Like a pedestrian on an urban stroll, taking advantage of short-blocks and cross-streets to explore new routes or to discover a never-before-seen neighbourhood or jumble of buildings, Soderstrom’s book is a true exploration of the topic. In addition to discussions of urban planning from Roman times to the present, housing and economic policies, the looming energy crisis, and the current sub-prime mortgage meltdown in America, Soderstrom darts off onto colourful tangents through literature and film with urban planning lessons gleaned from Emile Zola and It’s a Wonderful Life, among many others. By doing so, The Walkable City separates itself from more dry academic works in urban studies.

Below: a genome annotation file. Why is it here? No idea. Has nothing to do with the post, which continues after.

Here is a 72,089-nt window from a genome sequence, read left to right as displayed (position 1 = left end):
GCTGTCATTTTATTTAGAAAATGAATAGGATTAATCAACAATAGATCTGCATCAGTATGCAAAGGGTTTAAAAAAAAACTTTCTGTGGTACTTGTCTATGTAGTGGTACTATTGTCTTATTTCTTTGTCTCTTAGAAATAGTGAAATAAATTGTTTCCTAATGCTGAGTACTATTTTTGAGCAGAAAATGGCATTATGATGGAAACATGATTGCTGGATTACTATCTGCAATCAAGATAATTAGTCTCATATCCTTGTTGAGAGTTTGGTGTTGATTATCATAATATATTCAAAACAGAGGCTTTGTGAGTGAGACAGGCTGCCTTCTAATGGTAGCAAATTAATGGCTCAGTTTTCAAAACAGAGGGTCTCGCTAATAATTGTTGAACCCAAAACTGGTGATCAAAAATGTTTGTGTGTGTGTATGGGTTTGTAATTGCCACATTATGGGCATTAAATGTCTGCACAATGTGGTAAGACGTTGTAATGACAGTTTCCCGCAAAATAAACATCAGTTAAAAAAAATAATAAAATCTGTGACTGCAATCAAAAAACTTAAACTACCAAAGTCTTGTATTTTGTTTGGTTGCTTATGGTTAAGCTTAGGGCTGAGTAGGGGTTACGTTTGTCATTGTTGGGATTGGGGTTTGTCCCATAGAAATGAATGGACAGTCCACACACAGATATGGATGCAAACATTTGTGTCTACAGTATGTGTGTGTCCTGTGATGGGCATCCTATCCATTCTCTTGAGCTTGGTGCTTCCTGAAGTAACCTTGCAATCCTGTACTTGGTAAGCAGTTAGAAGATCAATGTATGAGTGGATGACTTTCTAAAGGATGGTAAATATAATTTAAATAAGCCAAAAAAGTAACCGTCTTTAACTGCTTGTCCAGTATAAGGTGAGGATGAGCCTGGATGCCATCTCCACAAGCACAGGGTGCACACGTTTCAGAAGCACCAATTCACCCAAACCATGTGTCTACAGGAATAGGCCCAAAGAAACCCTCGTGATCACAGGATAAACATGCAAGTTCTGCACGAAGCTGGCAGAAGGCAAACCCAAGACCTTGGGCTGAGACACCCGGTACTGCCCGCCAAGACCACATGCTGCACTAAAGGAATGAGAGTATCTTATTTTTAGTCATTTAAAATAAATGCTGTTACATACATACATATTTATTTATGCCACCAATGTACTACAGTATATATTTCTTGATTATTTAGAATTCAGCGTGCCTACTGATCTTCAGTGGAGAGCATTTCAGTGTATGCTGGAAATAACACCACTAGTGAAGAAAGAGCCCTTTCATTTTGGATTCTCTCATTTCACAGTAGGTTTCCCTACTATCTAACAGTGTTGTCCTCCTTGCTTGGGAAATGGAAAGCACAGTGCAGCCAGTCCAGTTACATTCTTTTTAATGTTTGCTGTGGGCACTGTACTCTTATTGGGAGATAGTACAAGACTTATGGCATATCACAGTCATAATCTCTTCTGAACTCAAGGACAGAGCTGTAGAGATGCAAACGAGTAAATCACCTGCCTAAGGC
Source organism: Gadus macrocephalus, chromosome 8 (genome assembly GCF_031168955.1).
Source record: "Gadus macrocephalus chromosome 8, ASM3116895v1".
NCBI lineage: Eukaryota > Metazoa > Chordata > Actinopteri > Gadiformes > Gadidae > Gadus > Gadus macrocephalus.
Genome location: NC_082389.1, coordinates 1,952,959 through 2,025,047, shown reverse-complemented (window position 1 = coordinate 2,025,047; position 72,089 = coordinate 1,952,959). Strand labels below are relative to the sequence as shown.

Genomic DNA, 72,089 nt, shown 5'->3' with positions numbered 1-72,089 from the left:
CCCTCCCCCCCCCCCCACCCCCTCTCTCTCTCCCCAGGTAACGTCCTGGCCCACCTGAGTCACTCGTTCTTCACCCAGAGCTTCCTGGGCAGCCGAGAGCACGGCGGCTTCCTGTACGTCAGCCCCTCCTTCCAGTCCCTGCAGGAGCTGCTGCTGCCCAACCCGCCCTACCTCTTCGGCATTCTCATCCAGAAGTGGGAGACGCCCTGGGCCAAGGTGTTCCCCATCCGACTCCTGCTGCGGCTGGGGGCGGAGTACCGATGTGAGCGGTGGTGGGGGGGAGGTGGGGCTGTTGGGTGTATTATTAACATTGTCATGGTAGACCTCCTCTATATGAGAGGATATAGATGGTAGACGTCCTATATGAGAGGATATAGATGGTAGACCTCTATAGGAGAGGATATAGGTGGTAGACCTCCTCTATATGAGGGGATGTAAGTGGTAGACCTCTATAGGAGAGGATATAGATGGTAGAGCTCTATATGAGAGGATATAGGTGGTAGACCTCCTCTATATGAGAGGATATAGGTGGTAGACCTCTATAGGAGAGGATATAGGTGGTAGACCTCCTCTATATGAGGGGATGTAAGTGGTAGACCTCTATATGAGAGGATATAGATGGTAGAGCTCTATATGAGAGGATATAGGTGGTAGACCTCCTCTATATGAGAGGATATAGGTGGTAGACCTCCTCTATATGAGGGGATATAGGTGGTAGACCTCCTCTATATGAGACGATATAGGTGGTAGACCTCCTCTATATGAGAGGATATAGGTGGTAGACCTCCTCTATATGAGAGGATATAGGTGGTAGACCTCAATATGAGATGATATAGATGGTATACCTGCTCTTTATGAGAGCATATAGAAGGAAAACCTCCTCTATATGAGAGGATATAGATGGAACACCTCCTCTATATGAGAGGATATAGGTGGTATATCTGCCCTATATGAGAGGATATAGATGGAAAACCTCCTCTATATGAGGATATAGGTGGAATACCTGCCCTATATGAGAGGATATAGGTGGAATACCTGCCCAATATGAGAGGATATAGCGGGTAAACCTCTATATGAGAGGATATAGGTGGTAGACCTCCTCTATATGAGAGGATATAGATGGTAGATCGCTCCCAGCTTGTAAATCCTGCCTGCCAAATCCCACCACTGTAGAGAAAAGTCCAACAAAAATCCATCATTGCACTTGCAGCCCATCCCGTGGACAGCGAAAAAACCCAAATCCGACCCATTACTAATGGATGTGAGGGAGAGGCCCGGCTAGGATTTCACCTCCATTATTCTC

Soderstrom begins by talking about two thinkers who have had huge influence on making cities walkable: Georges-Eugène Haussmann, who undertook the nineteenth-century reconstruction of Paris by clearing slums and razing entire neighbourhoods; and Jane Jacobs, the twentieth-century urban philosopher, beloved hero of stop-the-freeway movements in New York and Toronto, and promoter of municipal development on a human scale. By the very nature of her book, Soderstrom cannot offer a definitive account of the biography, ideas, and actions of either urban theorist, but her background shows how their ideas continue to influence the cities around us.